myLivingBread 25th May 2007 04:55 AM

TS 6 Original sin
 
Because of original sin, God's love was no longer as visible as before.
This in turn made it more difficult for man to respond to God's call.

The first man who perceived God's call and love again, though faintly,
was Abraham.He responded to it with faith and confidence.

And God's Word made Flesh and dwells among us. Jesus was not only
Word of God, he was also the perfect human answer.His life of total
obedience to God was the perfect human answer. Thus, he reconciled man with God.

And so thru Baptism we became a New People in Christ.

I will make an eternal covenant with them by which I shall never cease to do them good and I shall place my fear in their heart so that they may never turn away from me. (Jer 32:40)

garabandalg 25th May 2007 02:21 PM

Sin as a gap between soul and body/animals and humans
 
Quote:

Originally Posted by Ron Conte (Post 8626)
Paradise is not Heaven.
Adam did not have the Beatific Vision of God, so he was not satisfied.
Having a wife was fitting and right for him, because human beings are
not only like angels, but are also like animals.

When Adam and Eve sinned, they became more like the animals and
less like the angels.


Ron, is it fair to say, then, that sin is the gap between our soul and our physical body in that the less sinful and more holy we are, the more aligned and consistent our body will be with our soul's ultimate purpose of being with God? Also, while animals cannot sin as they have no intellect and cannot make rational decisions, is not sin also the closing of that gap between irrational animals and rational humans such that we tend to sin when we act as animals do despite having the rational nature they are incapable of?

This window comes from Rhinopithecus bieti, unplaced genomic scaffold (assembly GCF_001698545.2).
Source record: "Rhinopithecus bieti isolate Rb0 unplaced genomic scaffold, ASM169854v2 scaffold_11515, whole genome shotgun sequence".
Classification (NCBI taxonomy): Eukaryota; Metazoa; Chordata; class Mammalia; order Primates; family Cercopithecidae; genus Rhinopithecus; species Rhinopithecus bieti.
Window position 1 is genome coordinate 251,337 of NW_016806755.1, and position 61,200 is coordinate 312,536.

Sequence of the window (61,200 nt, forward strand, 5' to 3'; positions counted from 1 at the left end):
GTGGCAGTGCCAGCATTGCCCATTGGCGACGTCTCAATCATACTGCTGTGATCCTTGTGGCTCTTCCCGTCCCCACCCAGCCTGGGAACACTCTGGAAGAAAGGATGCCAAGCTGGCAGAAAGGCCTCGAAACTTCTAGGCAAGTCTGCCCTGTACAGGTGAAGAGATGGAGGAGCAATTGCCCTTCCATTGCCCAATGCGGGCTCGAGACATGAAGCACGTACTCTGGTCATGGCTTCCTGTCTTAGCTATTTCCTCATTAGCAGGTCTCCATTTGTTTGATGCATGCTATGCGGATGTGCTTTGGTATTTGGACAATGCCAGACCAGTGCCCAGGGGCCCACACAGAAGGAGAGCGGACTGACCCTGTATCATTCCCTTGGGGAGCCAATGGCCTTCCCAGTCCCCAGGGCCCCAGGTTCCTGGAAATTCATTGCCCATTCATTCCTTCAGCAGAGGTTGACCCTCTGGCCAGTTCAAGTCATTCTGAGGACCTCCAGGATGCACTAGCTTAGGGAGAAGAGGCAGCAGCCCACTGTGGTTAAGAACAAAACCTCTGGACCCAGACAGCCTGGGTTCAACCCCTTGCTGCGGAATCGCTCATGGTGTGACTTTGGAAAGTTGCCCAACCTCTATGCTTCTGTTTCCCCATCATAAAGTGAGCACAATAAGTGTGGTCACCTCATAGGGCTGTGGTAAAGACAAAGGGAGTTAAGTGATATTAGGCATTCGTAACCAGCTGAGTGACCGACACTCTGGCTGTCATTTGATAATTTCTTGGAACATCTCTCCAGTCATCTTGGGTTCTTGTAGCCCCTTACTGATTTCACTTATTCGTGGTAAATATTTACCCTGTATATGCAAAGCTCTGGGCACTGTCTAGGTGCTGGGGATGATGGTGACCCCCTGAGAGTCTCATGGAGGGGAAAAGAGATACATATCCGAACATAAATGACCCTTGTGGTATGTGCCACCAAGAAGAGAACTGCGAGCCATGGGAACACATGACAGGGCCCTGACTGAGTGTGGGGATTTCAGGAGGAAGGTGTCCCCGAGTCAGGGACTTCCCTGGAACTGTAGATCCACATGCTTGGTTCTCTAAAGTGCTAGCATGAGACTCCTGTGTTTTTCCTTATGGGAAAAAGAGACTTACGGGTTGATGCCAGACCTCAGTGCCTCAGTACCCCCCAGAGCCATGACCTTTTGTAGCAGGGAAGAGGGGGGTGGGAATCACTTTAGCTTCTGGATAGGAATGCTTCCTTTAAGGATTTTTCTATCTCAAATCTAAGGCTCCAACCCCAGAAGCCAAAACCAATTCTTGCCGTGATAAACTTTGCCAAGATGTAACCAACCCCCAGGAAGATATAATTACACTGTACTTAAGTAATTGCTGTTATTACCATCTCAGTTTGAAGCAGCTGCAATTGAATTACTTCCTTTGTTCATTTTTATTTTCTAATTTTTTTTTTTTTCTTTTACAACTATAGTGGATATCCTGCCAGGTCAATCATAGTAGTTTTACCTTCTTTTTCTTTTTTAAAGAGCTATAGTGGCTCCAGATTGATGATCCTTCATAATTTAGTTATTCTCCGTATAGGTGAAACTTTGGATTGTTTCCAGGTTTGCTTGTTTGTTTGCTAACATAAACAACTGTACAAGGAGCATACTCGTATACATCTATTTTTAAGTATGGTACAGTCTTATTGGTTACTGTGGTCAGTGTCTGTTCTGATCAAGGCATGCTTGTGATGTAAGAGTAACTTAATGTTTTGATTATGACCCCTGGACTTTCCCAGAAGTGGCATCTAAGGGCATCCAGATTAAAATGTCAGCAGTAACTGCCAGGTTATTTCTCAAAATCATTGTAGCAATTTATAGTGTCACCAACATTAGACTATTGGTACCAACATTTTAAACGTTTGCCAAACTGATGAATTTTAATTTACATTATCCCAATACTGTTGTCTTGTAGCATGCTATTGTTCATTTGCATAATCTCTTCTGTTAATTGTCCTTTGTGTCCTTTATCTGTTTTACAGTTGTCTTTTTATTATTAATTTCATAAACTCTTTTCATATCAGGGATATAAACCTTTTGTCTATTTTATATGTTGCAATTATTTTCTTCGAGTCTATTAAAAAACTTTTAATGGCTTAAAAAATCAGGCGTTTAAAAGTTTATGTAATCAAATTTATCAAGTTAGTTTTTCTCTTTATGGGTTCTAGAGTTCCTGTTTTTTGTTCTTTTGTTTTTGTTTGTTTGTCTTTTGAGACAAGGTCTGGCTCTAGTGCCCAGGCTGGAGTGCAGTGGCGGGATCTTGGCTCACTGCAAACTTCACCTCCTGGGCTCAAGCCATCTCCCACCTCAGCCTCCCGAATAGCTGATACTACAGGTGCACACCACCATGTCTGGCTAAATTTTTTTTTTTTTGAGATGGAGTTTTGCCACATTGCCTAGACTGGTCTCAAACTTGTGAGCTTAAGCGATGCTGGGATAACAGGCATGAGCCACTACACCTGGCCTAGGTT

Ron Conte 25th May 2007 03:11 PM

Quote:

Originally Posted by garabandalg (Post 9067)
Ron, is it fair to say, then, that sin is the gap between our soul and our physical body in that the less sinful and more holy we are, the more aligned and consistent our body will be with our soul's ultimate purpose of being with God? Also, while animals cannot sin as they have no intellect and cannot make rational decisions, is not sin also the closing of that gap between irrational animals and rational humans such that we tend to sin when we act as animals do despite having the rational nature they are incapable of?


Sin is not a gap between body and soul.
Sin is a knowing choice of wrong over right.

Sin results in the body being less under the reign of the soul, but that is an effect of sin, not sin itself.

Padraig 25th May 2007 05:14 PM

So I wonder Ron, if sin not a thing as such but a nothing, if you see what I mean? not a presence but an absence?

Ron Conte 25th May 2007 06:02 PM

Figuratively, one can say that sin is an absence.

But literally speaking, sin is an act of the will and intellect.
When one knowingly chooses to do what is wrong, then one sins.

We can speak figuratively and somewhat poetically about sin,
using various comparisions and figures of speech, still, such
things are not the defintions of sin, but are merely a commentary
about sin.